Sellers have an early start, they sit on the A316 from 5am to get in and then the gates open for trade buyers from 7am. From 8am the general public descend on this fair which is noted to be one of the better car boot fairs in London and the South of England.
I was late in the great scheme of things by arriving at 9.30, I thought that anything worth having on the vintage fishing tackle front would have been snapped up. As I scanned the tables it wasn’t long before I came across an assortment of fly boxes, Devon Minnows, centre pin reels and other items, none really excited me, so I swiftly moved on scanning every table with the same intensity as an MI5 spy.
There were lots of old fixed spool reels, broken floats, modern tackle boxes and modern carbon rods, still moving on swiftly I visited a vendor who I know does house clearances and plies his trade on Wednesdays and Saturdays at Wimbledon car boot, if anyone is to have some interesting items at keen prices he will. Leant up against the side of his white van were three rods, one glass, one composite and the other a cane rod with distinctive green whipping. I had found a Chapman 500, a De Luxe at that as it had the onion but end to the cork handle though the rod wasn’t in great condition, it was missing two brass male ferrules, had the usual corroded rings but the cane was straight and the handle was in good condition. One of the missing ferrules was fixed fast into the top of the handle. To the side of the rods was a green canvas bag full of reels, spools of line and a green bait box with a cream coloured lid made by Feltham Plastics which had a couple of plugs and some wire traces in it. Also in the bottom of the bag were two vintage floats which had seen some action and I guess from the rest of the set up had been used for pike fishing.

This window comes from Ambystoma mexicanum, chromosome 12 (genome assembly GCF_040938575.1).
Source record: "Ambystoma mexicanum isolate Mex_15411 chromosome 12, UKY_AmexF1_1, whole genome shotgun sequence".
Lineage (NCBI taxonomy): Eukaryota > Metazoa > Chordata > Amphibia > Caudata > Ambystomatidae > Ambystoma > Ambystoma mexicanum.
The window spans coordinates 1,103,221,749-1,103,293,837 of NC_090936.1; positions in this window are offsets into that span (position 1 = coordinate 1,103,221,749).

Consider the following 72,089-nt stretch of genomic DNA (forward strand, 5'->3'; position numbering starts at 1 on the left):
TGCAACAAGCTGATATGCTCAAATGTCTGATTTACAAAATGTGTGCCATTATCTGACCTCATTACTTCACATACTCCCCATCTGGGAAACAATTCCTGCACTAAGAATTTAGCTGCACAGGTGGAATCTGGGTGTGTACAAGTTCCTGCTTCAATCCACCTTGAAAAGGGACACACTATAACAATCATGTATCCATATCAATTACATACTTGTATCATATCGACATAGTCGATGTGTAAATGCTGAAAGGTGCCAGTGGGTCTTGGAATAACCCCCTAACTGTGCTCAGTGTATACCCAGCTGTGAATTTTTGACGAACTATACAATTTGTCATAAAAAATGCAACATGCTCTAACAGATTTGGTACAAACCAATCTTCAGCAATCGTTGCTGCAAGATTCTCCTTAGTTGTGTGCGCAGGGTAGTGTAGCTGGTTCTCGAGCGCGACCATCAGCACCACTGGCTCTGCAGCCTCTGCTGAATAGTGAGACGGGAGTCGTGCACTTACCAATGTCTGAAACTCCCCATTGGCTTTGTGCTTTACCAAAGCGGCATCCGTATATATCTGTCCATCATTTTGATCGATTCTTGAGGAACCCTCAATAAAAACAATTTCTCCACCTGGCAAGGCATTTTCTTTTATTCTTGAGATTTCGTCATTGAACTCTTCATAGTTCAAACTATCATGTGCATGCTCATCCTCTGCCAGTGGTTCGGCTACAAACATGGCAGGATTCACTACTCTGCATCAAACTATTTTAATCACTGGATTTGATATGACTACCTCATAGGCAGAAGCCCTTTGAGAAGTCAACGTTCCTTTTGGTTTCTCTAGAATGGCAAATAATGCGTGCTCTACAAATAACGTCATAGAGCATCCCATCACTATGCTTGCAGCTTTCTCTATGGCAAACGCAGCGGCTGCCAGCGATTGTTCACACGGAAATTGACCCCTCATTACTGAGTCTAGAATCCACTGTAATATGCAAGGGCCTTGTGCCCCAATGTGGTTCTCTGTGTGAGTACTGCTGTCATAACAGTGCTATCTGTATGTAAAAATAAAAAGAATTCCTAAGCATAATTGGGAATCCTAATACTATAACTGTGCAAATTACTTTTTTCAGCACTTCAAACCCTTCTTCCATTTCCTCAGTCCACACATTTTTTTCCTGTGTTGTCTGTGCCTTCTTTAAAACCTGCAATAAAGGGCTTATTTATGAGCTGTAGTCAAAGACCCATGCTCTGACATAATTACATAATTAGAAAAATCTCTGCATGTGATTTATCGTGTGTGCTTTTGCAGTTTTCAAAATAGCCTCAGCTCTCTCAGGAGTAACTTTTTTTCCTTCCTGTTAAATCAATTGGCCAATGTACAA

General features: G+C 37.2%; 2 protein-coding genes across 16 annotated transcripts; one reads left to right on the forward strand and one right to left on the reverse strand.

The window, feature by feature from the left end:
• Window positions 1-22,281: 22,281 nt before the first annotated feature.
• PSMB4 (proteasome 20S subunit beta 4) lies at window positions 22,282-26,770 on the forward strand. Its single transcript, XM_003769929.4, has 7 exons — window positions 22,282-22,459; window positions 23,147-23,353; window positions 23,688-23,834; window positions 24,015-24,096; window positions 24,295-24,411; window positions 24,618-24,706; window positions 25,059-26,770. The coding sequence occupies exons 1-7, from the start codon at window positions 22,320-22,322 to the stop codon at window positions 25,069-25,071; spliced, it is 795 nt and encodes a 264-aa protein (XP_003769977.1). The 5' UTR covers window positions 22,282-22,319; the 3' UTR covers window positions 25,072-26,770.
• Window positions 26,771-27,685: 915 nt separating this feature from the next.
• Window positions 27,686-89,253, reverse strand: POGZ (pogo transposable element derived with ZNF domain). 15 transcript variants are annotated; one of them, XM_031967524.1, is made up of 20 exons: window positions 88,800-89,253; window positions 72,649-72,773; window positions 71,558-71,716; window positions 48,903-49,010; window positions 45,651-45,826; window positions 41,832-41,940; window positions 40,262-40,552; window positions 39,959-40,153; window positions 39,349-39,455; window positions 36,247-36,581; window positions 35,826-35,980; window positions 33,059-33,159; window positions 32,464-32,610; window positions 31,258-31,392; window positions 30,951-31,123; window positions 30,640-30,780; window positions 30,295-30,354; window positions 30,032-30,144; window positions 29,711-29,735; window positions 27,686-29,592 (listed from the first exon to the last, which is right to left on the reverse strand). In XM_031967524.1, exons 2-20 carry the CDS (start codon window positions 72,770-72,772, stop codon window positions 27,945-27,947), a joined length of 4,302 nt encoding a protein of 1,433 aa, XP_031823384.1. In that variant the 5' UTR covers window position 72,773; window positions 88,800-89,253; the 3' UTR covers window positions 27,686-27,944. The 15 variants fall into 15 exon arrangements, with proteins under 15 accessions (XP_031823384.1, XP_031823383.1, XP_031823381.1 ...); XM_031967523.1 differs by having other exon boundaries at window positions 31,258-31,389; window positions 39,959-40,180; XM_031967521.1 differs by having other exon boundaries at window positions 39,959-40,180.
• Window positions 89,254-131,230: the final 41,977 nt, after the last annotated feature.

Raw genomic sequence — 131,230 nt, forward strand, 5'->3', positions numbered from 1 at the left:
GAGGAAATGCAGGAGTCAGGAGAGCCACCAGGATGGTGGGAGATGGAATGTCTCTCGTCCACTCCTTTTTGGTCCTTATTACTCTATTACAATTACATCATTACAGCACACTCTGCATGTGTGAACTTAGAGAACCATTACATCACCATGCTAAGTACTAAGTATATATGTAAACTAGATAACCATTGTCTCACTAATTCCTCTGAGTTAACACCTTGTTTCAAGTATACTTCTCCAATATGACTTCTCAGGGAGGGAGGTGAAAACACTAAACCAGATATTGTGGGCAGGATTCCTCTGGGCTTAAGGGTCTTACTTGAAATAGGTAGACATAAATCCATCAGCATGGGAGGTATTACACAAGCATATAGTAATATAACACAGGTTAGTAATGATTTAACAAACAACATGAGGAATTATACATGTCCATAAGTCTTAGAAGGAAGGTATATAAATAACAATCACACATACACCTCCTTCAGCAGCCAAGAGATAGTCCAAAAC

I asked the leather faced trader ‘how much for the rod?’, his reply was a more than fair sum but I asked would that include the bait box and floats, it was met with a nod, so a deal was done for less than three pints of Guinness from the Sun Inn.
If this was to be the second day of Advent then things looked promising.